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Cancer Immunol Res. 2015 Apr;3(4):320-5. doi: 10.1158/2326-6066.CIR-14-0100. Epub 2014 Nov 11.

Severe adverse immunologic reaction in a patient with glioblastoma receiving autologous dendritic cell vaccines combined with GM-CSF and dose-intensified temozolomide.

Author information

1
UF Brain Tumor Immunotherapy Program, Preston A. Wells, Jr. Center for Brain Tumor Therapy, Department of Neurosurgery, University of Florida, Gainesville, Florida. duane.mitcehell@neurosurgery.ufl.edu john.sampson@duke.edu.
2
UF Brain Tumor Immunotherapy Program, Preston A. Wells, Jr. Center for Brain Tumor Therapy, Department of Neurosurgery, University of Florida, Gainesville, Florida.
3
Duke Brain Tumor Immunotherapy Program, Division of Neurosurgery, Department of Surgery, Duke University Medical Center, Durham, North Carolina.
4
Duke Brain Tumor Immunotherapy Program, Division of Neurosurgery, Department of Surgery, Duke University Medical Center, Durham, North Carolina. duane.mitcehell@neurosurgery.ufl.edu john.sampson@duke.edu.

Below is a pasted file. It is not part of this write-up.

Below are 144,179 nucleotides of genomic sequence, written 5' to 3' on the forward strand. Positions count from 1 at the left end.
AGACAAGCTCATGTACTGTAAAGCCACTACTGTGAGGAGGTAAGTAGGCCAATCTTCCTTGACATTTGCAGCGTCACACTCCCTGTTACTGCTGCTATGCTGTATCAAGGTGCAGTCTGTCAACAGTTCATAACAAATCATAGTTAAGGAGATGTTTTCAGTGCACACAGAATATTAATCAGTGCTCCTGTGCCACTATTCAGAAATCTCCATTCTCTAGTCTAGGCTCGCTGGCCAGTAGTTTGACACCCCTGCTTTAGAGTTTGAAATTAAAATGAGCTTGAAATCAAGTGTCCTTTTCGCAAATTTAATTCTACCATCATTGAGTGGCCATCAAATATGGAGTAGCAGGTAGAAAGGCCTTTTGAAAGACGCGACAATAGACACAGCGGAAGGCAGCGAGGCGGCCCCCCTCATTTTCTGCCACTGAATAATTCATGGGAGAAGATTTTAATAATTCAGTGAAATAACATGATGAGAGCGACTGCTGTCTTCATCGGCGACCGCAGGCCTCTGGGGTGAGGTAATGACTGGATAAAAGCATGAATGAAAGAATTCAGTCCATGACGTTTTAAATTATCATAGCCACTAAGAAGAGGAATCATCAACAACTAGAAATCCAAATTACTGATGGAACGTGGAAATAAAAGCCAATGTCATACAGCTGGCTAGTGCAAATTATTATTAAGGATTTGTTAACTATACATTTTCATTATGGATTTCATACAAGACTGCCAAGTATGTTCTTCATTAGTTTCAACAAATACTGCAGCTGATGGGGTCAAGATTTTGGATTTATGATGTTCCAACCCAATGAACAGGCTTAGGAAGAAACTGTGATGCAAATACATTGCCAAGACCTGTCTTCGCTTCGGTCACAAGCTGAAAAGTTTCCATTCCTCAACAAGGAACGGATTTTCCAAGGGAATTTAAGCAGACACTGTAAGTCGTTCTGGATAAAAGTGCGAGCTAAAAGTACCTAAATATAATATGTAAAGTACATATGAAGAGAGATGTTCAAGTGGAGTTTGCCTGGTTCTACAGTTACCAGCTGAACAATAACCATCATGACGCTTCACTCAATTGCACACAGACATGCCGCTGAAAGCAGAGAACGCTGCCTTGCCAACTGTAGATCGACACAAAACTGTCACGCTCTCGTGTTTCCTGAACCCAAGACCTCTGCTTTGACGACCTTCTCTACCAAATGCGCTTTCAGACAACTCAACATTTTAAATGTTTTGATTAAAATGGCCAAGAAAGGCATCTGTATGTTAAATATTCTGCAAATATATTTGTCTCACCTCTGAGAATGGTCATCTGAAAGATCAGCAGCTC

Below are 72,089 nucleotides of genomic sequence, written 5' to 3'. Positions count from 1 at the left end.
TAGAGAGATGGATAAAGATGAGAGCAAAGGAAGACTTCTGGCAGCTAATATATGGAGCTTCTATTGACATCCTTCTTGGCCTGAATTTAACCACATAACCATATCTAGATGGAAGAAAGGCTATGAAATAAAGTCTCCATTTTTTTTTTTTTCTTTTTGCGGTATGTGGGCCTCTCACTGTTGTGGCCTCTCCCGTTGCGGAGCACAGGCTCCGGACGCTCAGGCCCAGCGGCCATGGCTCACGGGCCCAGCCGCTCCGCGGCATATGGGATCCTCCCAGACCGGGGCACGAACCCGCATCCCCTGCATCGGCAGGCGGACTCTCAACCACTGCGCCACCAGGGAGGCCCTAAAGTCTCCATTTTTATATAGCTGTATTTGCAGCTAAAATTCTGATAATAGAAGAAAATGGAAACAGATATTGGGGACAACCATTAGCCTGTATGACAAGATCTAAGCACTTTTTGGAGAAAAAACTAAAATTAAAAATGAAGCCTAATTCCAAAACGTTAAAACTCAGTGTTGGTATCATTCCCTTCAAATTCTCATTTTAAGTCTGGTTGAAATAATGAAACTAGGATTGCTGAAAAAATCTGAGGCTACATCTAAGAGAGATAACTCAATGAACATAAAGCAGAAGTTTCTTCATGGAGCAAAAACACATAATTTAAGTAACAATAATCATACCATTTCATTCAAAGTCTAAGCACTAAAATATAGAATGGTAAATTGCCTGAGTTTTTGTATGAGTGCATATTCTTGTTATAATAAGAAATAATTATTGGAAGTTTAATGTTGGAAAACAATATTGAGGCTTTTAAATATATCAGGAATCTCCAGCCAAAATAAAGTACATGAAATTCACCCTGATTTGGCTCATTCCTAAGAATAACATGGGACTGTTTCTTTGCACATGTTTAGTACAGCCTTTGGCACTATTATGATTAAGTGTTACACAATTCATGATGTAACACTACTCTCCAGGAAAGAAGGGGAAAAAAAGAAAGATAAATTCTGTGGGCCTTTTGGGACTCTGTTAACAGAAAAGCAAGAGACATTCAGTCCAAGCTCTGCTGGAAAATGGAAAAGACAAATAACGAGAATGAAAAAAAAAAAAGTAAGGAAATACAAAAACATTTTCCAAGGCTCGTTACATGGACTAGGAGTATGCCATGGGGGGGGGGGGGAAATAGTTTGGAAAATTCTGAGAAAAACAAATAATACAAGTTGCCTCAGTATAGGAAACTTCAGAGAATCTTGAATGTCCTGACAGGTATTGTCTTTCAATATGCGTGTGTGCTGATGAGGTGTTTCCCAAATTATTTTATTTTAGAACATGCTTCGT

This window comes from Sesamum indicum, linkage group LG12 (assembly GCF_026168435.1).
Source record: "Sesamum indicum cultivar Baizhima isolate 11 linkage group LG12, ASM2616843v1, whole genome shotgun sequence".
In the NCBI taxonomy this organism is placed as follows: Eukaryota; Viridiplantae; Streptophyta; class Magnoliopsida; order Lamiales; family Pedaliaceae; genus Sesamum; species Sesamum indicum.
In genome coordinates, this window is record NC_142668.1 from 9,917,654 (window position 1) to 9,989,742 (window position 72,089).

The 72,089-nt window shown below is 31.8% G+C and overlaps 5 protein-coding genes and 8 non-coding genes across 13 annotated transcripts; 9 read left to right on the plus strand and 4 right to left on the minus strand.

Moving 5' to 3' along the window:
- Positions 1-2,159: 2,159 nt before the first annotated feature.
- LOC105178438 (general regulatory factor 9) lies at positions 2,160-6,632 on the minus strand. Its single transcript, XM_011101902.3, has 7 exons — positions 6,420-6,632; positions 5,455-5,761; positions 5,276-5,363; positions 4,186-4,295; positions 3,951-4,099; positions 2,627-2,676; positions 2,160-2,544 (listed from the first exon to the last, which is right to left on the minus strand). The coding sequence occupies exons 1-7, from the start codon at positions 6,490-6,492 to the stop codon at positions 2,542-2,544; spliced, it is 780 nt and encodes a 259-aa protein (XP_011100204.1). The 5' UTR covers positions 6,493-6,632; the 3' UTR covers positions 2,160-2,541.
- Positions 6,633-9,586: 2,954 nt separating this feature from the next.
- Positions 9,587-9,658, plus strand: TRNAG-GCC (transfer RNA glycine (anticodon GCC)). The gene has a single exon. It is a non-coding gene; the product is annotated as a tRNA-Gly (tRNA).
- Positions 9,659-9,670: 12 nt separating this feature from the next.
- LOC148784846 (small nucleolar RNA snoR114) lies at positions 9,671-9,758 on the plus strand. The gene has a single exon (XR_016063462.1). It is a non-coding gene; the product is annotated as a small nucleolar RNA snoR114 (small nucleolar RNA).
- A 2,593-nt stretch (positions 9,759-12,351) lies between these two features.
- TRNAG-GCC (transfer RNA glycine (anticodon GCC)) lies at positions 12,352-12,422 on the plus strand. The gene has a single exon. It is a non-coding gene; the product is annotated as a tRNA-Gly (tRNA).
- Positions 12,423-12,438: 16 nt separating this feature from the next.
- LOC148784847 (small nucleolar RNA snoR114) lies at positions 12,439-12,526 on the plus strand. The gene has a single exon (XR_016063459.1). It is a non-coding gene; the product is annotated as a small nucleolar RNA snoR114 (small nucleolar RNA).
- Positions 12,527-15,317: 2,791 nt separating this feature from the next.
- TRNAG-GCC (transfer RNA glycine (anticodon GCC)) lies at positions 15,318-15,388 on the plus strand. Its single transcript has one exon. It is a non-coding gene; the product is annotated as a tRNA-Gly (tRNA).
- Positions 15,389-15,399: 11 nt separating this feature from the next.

Abstract

Therapeutic vaccination of patients with cancer-targeting tumor-associated antigens is a promising strategy for the specific eradication of invasive malignancies with minimal toxicity to normal tissues. However, as increasingly potent modalities for stimulating immunologic responses are developed for clinical evaluation, the risk of inflammatory and autoimmune toxicities also may be exacerbated. In this report, we describe the induction of a severe (grade 3) immunologic reaction in a patient with newly diagnosed glioblastoma (GBM) receiving autologous RNA-pulsed dendritic cell (DC) vaccines admixed with GM-CSF and administered coordinately with cycles of dose-intensified temozolomide. Shortly after the eighth administration of the admixed intradermal vaccine, the patient experienced dizziness, flushing, conjunctivitis, headache, and the outbreak of a disseminated macular/papular rash and bilateral indurated injection sites. Immunologic workup of patient reactivity revealed sensitization to the GM-CSF component of the vaccine and the production of high levels of anti-GM-CSF autoantibodies during vaccination. Removal of GM-CSF from the DC vaccine allowed continued vaccination without incident. Despite the known lymphodepletive and immunosuppressive effects of temozolomide, these observations demonstrate the capacity for the generation of severe immunologic reactivity in patients with GBM receiving DC-based therapy during adjuvant dose-intensified temozolomide.

PMID:
25387895
PMCID:
PMC4510873
DOI:
10.1158/2326-6066.CIR-14-0100
[Indexed for MEDLINE]
Free PMC Article

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